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New study reveals autism prevalence in South Korea estimated to be 2.6 percent or 1 in 38 children

New York, N.Y. (May 9, 2011) In the first comprehensive study of autism prevalence using a total population sample, an international team of investigators from the U.S., South Korea, and Canada estimated the prevalence of autism spectrum disorders (ASD) in South Korea to be 2.64%, or approximately 1 in 38 children, and concluded that autism prevalence estimates worldwide may increase when this approach is used to identify children with ASD. "Prevalence of Autism Spectrum Disorder in a Total Population Sample," published today online in the American Journal of Psychiatry reports on a study of all children (approximately 55,000) ages 7-12 years in a South Korean community, including those enrolled in special education and the disability registry, as well as all children enrolled in general education schools. Children were systematically assessed using multiple clinical evaluations.

The research by Young Shin Kim, M.D., M.S., M.P.H., Ph.D. of the Yale Child Study Center, and her collaborators Bennett L. Leventhal, M.D., Yun-Joo Koh, Ph.D., Eric Fombonne, M.D., Eugene Laska, Ph.D., Eun-Chung Lim, M.A., Keun-Ah Cheon, M.D., Ph.D., Soo-Jeong Kim, M.D., HyunKyung Lee, M.A., Dong-Ho Song, M.D. and Roy Richard Grinker, Ph.D. found more than two-thirds of ASD cases in the mainstream school population, unrecognized and untreated. "These findings suggest that ASD is under-diagnosed and under-reported and that rigorous screening and comprehensive population studies may be necessary to produce accurate ASD prevalence estimates," stated Autism Speaks Chief Science Officer Geraldine Dawson, Ph.D. "Autism Speaks funded this study to support better detection, assessment and services and to encourage international autism research."

According to Dr. Kim, experts disagree about the causes and significance of reported increases in ASD, partly because of variations in diagnostic criteria and incomplete epidemiologic studies that have limited the establishment of actual population-based rates. "We were able to find more children with ASD and describe the full spectrum of ASD clinical characteristics," said Dr. Kim. "Recent research reveals that part of the increase in reported ASD prevalence appears attributable to factors such as increased public awareness and broadening of diagnostic criteria. This study suggests that better case finding may actually account for an even larger increase. While the current project did not investigate potential risk factors in this particular population, the study does set the stage for ongoing work to examine genetic and environmental factors contributing to the risk of ASD."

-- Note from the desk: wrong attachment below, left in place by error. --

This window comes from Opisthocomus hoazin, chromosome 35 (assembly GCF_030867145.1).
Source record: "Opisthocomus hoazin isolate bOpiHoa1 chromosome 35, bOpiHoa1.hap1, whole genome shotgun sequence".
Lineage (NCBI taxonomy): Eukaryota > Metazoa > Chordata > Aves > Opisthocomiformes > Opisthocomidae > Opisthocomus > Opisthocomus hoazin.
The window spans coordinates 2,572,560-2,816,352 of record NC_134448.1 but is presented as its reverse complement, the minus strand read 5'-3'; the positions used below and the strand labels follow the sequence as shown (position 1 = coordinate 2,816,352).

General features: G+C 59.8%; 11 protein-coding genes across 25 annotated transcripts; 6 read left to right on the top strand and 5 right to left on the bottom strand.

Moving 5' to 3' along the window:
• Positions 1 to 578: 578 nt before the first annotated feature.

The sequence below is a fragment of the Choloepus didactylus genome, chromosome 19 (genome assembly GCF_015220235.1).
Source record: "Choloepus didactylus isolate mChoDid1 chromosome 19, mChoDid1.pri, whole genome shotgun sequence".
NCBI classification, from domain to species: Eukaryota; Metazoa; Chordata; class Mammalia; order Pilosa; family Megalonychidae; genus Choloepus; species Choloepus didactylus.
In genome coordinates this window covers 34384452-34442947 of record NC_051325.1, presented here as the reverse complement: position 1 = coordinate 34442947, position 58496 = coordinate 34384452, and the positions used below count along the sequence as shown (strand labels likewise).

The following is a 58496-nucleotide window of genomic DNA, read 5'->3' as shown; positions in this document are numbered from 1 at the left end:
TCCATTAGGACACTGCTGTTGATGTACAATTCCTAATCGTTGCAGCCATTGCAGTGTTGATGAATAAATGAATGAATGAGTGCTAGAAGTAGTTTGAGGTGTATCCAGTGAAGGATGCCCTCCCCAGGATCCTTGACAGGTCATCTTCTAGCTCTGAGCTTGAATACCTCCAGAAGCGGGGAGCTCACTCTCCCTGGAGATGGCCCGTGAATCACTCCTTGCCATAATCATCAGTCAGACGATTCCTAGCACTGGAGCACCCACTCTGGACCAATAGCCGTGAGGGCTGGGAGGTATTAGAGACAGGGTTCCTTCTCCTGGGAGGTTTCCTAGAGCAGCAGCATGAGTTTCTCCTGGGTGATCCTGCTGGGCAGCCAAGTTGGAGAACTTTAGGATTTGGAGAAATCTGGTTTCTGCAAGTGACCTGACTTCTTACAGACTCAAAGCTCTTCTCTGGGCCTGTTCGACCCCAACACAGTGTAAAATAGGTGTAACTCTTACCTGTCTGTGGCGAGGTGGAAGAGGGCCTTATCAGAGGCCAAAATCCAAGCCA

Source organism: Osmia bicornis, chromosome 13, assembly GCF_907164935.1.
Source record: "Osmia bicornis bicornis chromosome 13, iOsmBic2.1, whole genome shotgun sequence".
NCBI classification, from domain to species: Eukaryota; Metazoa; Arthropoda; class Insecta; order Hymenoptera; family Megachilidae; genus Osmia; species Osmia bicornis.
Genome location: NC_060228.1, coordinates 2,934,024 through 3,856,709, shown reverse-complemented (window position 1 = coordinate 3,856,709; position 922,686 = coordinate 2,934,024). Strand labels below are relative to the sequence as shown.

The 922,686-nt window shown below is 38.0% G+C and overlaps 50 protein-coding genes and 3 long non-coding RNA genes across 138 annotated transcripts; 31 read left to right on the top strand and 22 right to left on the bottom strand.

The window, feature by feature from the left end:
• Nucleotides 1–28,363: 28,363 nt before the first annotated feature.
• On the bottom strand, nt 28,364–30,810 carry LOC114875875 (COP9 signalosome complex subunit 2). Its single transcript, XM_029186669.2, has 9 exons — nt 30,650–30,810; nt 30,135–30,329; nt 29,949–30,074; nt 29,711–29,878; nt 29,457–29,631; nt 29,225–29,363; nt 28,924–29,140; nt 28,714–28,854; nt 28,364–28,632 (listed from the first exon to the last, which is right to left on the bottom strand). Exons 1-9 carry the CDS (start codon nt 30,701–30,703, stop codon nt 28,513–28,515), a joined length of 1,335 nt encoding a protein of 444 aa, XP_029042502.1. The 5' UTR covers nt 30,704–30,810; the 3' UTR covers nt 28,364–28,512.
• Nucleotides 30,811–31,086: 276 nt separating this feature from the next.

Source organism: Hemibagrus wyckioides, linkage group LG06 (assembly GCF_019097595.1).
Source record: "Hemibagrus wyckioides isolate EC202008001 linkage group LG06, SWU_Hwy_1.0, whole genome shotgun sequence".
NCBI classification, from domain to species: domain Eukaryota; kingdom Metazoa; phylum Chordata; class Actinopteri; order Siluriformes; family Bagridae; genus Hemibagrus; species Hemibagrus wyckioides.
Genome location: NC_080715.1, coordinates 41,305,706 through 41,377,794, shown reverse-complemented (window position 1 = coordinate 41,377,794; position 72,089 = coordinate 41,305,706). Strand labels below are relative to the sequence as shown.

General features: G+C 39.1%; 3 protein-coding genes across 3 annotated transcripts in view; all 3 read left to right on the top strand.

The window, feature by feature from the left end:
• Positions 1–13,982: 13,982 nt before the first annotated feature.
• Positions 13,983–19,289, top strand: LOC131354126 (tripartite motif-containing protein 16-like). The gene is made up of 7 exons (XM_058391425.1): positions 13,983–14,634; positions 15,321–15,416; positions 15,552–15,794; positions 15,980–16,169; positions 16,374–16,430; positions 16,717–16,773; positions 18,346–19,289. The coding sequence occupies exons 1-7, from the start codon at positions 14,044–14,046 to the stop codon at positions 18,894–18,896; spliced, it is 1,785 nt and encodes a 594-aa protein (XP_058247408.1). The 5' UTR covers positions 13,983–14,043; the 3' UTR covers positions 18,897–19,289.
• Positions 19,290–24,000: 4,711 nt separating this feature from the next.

This study is further evidence that autism transcends cultural, geographic, and ethnic boundaries and that autism is a major global public health concern, not limited to the Western world. To date, there is no evidence of differences in the way ASD is expressed in children around the world; however it is possible that cultural factors may impact diagnostic practices and prevalence estimates. As a result, the South Korean study took a comprehensive approach to mitigate potential cultural bias. According to Dr. Grinker, a cultural anthropologist at George Washington University, "Parent and teacher focus groups were conducted to identify local beliefs that might influence symptom reporting and to address stigma and misunderstandings related to ASD. Further, clinical diagnoses were established by Korean diagnosticians with extensive clinical and research experience in both the U.S. and Korea and were validated by North American experts."

The study does not suggest that Koreans have more autism than any other population in the world. What it does suggest is that autism is more common than previously thought and that, if researchers look carefully, especially in previously understudied, non-clinical populations, they may find more children with ASD. In addition to the South Korean study, Autism Speaks is supporting similar epidemiological research efforts in India, South Africa, Mexico, and Taiwan, including the translation and adaptation of the gold-standard diagnostic instruments into languages spoken by more than 1.7 billion people worldwide.

"This is the first comprehensive population sample-based prevalence calculation in Korea, and replication in other populations is essential," explained Dr. Dawson. "Notwithstanding the need for replication, this study provides important evidence that the application of validated, reliable and commonly accepted screening procedures and diagnostic criteria applied to a total population has the potential to yield an ASD prevalence exceeding previous estimates."

"We know that the best outcomes for children with ASD come from the earliest possible diagnosis and intervention," concluded Dr. Kim and her colleague Dr. Koh from the Korea Institute for Children's Social Development, "Goyang City, host of the Korea study, has courageously responded to these study findings by providing comprehensive assessment and intervention services for all first graders entering their school system. We hope that others will follow Goyang City's example so that any population based identification of children with ASD is accompanied by intervention services for those children and their families."


Contact: Jane E. Rubinstein
Autism Speaks

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